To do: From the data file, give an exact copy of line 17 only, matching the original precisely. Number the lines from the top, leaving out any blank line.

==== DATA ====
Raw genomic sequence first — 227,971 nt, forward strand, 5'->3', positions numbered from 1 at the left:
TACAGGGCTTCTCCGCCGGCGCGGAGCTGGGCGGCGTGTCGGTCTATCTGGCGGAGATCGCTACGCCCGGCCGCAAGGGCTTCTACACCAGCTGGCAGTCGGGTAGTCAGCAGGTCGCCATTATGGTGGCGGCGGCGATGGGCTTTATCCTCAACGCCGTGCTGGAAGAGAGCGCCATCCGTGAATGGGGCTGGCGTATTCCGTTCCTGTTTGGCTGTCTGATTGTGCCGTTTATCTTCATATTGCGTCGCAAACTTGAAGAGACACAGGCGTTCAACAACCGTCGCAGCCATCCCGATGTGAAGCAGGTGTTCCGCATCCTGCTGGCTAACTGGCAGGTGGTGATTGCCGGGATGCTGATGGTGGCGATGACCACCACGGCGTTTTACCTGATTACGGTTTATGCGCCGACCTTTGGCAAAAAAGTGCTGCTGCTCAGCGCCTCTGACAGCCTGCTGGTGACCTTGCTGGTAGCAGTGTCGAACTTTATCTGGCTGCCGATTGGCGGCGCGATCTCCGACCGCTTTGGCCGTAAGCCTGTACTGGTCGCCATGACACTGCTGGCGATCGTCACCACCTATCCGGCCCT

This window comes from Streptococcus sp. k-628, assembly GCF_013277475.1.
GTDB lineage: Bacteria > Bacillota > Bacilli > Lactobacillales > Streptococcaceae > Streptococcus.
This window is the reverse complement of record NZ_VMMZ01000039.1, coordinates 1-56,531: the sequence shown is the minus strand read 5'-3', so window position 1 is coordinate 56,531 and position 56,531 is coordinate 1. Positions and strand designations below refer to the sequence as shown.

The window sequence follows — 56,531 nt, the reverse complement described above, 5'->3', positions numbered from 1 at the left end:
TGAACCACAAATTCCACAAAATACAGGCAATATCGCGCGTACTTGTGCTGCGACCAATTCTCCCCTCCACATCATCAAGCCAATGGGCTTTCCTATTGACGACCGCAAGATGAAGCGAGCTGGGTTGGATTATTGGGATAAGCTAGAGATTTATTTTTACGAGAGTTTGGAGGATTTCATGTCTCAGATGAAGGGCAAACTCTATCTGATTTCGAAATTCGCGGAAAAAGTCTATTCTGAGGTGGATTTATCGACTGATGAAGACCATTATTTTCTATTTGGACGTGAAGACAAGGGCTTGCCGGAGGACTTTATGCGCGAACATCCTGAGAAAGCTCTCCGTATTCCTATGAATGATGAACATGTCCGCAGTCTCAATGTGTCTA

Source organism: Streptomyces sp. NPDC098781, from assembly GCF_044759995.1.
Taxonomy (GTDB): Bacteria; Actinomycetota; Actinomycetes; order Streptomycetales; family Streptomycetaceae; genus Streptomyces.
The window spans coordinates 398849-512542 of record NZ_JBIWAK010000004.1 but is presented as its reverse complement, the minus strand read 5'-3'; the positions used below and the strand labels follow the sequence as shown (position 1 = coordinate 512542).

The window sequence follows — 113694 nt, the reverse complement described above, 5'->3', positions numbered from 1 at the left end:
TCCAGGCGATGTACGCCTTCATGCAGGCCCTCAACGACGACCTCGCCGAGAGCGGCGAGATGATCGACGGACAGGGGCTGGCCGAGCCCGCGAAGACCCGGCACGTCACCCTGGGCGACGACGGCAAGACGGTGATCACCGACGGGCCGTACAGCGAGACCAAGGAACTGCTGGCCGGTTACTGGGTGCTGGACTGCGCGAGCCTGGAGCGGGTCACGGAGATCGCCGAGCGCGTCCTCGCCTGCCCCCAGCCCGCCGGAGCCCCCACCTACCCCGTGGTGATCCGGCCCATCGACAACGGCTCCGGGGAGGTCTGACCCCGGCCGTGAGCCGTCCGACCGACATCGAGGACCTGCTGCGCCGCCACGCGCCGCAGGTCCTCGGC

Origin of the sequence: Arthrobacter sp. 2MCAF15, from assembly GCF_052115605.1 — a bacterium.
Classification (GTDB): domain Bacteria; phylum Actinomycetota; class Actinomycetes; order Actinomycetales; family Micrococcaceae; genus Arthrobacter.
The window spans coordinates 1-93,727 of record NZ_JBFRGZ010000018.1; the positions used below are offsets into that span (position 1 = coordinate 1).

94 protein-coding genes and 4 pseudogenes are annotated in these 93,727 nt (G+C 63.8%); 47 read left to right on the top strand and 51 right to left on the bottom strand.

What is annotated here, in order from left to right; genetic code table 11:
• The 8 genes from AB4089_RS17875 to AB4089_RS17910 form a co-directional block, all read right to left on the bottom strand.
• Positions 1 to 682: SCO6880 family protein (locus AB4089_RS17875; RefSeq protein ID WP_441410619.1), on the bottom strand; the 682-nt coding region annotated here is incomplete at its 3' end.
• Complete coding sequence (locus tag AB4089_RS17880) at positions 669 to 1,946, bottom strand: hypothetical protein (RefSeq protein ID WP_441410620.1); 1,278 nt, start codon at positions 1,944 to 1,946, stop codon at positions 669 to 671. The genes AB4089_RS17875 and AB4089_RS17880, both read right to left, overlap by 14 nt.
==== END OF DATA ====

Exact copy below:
What is annotated here, in order from left to right; genetic code table 11: